I’ve recently had the privilege of being able to edit Robert Courtney’s article on the day when Christ died. This is a huge topic in apologetics. Mark and Luke record Jesus’ tomb being empty on Sunday, the first day of the week, the day after the Sabbath (Mark 16:1–2; Luke 24:1) and Matthew records Jesus saying:
For as Jonas was three days and three nights in the whale’s belly; so shall the Son of man be three days and three nights in the heart of the earth. (Matt 12:40 KJV)
ὥσπερ γὰρ ἦν ᾿Ιωνᾶς ἐν τῇ κοιλίᾳ τοῦ κήτους τρεῖς ἡμέρας καὶ τρεῖς νύκτας, οὕτως ἔσται ὁ Υἱὸς τοῦ ἀνθρώπου ἐν τῇ καρδίᾳ τῆς γῆς τρεῖς ἡμέρας καὶ τρεῖς νύκτας.
The traditional Easter story is that Jesus was crucified on Friday, then resurrected on Sunday. But, wouldn’t that only be one day and two nights? Courtney presents a solid case for a Wednesday crucifixion, then Thursday would be the Sabbath for the Passover, Saturday is the weekly Sabbath, then empty-tomb Sunday. I don’t want to repeat Dr. Courtney here, but I would like to look at the linguistic evidence that is used in support of the Friday crucifixion.
Now, before I go any further, I want to make it clear that the Friday crucifixion theory that I’ll be addressing is not a terrible view to hold. Terrible views include those that reject the resurrection, or say that Matthew was in error or those that don’t even give a hoot. And, I’m sure there are more Friday defenses than this particular one… but I’m a language nerd, so this is the one I’ll be addressing.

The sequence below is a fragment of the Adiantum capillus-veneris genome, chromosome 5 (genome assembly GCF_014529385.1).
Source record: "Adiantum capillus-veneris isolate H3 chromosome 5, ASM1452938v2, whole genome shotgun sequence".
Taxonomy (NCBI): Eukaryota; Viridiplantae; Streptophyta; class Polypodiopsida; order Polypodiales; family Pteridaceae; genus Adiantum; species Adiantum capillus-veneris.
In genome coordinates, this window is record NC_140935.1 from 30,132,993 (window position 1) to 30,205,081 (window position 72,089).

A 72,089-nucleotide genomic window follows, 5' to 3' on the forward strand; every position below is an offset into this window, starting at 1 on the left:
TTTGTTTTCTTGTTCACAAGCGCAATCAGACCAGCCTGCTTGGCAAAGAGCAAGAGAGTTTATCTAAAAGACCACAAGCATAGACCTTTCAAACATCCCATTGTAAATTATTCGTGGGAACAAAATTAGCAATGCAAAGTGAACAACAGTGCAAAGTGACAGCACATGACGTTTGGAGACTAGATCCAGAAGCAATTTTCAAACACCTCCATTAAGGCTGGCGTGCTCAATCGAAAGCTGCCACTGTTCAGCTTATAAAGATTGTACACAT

Henry Alford comments on Matthew 12:40 from the Friday perspective:
If it be necessary to make good the three days and nights during which our Lord was in the heart of the earth, it must be done by having recourse to the Jewish method of computing time. In the Jerusalem Talmud (cited by Lightfoot) it is said: “that a day and a night together make up a עוֹנָה (a νυχθήμερον), and that any part of such a period is counted as the whole.”1
Alford is saying that Jesus died on Friday and resurrected on Sunday. Any part of a day counts as a whole day, so Friday, Saturday, and Sunday make three days. I respectfully disagree. It seems to me that instead of three days and three nights, this would be one day and two nights. Note the two words that Alford mentions: עוֹנָה (onah) and νυχθήμερον (nuchthemeron). Nuchthemeron comes from nux, νύξ ‘night’ + hemera, ἡμέρα ‘day.’ It only occurs once in Scripture, and according to the Perseus Database, this seems to be a word that only Paul uses. The word occurs nowhere else in the Bible nor in any other Greek writings of antiquity. That’s right, it’s not even the word that Jesus used to describe how long He would be in the grave. Jesus specifically said “three days” (τρεῖς ἡμέρας) and “three nights” (τρεῖς νύκτας) – four words, not two. As for the word onah, it appears precisely zero times in the Old Testament. But, before we get to that, let’s first consider how Paul used the word, nuchthemeron:
Three times I was beaten with rods. Once I was stoned. Three times I was shipwrecked; a night and a day [nuchthemeron] I was adrift at sea; (2 Cor 11:25 ESV)
It would be odd for Paul to invent a word meaning “night-day” to describe being at sea only for a night or only for a day, but this is the Greek word that well-meaning apologists define to mean “a part of a day” apart from any evidence from the Greek.
Let’s turn our attention to the case that John Lightfoot (whom Henry Alford cited) makes for the partial day. By the way, even though I disagree with Lightfoot on this point, I really admire the extensive work that he did. He lived in the 1600s and he was able to connect so many dots without the help of the databases that are available today. You can download his work here.
Anyhow, Lightfoot writes: